Bingo, a gray cat, goes looking for adventure and ends up on a farm. While he embraces the chance to explore, he also experiences some trepidation as he encounters unfamiliar animals and objects.
Appropriate for children in the early stages of learning to read on their own, the story will appeal to children familiar with working farms who recognize many of the animals and objects depicted, and it could also serve as an educational tool for those not as familiar with farm life.
A few words, such as “mechanic,” “frustrating,” and “concentration,” may be too advanced for the target audience and will require adult assistance to pronounce and understand the meanings.
Over the course of his adventure, Bingo becomes bored, fearful, and, finally, at ease and comfortable. And although his dealing with these feelings is revealed as a prominent message at the very end of the story, this theme would be more recognizable throughout the story and have more impact if a parallel structure was used and repeated each time the cat experienced a different feeling.
The visuals include photographs of Bingo in various scenarios, providing a realism not found in other books in the genre that rely strictly on artists’ illustrations, but several photographs look too similar and the lack of variety may not fully capture the attention of the age group.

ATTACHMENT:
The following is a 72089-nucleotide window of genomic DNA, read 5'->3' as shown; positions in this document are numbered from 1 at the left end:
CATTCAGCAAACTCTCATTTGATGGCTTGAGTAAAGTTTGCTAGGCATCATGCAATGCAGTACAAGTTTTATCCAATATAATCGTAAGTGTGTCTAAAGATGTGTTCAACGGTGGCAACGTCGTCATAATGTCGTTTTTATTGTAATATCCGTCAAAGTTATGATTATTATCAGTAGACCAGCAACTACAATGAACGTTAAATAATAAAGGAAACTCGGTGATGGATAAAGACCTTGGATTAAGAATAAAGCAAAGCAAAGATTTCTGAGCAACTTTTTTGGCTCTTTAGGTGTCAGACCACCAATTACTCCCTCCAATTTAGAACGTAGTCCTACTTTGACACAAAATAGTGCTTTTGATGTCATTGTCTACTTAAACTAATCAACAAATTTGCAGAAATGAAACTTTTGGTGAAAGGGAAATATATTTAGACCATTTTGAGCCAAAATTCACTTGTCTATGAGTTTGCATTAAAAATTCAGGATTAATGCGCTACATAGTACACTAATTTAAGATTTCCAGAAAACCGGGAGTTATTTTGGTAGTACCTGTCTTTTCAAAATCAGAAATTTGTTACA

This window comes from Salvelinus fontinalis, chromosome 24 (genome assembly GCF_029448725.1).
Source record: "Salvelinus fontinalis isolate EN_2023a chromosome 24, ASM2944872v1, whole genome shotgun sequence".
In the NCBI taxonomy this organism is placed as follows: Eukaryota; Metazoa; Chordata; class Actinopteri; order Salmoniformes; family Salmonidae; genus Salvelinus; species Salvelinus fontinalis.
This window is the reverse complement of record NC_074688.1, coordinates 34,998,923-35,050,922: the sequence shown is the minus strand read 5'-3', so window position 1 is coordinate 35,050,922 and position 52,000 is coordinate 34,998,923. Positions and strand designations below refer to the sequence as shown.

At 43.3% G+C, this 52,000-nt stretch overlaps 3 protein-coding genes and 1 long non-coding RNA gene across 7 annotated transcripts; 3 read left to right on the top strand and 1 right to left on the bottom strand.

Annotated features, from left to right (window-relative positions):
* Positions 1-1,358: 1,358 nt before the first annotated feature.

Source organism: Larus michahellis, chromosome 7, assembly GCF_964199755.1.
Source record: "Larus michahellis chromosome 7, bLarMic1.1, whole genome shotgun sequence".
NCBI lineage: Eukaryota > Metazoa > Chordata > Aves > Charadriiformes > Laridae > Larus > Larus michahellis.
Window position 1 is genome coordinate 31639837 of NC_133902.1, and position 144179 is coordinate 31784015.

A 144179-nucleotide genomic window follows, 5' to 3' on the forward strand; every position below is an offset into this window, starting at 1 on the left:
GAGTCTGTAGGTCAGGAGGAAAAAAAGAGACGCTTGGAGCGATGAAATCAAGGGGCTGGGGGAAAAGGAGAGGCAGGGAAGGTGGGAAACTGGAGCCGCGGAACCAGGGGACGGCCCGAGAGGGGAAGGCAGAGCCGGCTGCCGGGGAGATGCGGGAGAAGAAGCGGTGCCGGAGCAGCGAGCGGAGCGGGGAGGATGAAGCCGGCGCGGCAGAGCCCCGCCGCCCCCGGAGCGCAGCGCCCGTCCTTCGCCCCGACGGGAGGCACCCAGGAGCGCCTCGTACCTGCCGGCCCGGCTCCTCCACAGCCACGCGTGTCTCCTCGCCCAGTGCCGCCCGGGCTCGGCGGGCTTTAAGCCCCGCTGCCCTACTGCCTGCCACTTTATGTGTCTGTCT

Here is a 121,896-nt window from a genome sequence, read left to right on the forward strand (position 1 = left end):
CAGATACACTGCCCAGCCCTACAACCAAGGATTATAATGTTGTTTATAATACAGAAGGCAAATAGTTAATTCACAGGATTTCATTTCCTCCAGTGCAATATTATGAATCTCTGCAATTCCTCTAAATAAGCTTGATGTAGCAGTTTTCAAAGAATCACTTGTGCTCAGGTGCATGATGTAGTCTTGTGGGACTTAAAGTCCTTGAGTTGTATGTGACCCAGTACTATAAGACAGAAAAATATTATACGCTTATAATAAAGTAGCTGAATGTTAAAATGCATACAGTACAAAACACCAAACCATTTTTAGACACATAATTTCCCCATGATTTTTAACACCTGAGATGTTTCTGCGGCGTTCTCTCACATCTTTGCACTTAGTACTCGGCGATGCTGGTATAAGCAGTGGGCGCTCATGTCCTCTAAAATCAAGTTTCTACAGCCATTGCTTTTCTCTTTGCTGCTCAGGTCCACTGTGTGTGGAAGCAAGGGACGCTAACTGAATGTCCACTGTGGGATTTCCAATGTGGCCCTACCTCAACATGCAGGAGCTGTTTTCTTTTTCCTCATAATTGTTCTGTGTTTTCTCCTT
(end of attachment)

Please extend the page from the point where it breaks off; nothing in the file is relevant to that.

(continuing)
A strength of the book is that it goes beyond the typical picture book, with the last few pages containing a series of activities, which adds educational value and crosses over into the workbook genre. However, there is a disconnect between the questions provided and the text of the story, as the answers to the quiz-type questions are not directly mentioned in the narrative.
The final pages also provide a “cast of characters,” and there is a missed opportunity here as well. Names for each animal and person pictured in the story are provided, but the names are not actually used in the story in most cases, creating some confusion. For example, a character referred to only as “the Boy” in the story is listed as “Wyatt ‘the Boy’” in this section.
If more character names were used throughout the narrative, there would be a stronger emotional element for readers, which is particularly important to this story because the overall theme of the book is focused on Bingo’s feelings. Nevertheless, this tale celebrates the adventurous spirit and encourages readers to embark on their own explorations, prompted by the various suggested educational activities.
Disclosure: This article is not an endorsement, but a review. The author of this book provided free copies of the book and paid a small fee to have their book reviewed by a professional reviewer. Foreword Reviews and Clarion Reviews make no guarantee that the author will receive a positive review. Foreword Magazine, Inc. is disclosing this in accordance with the Federal Trade Commission’s 16 CFR, Part 255.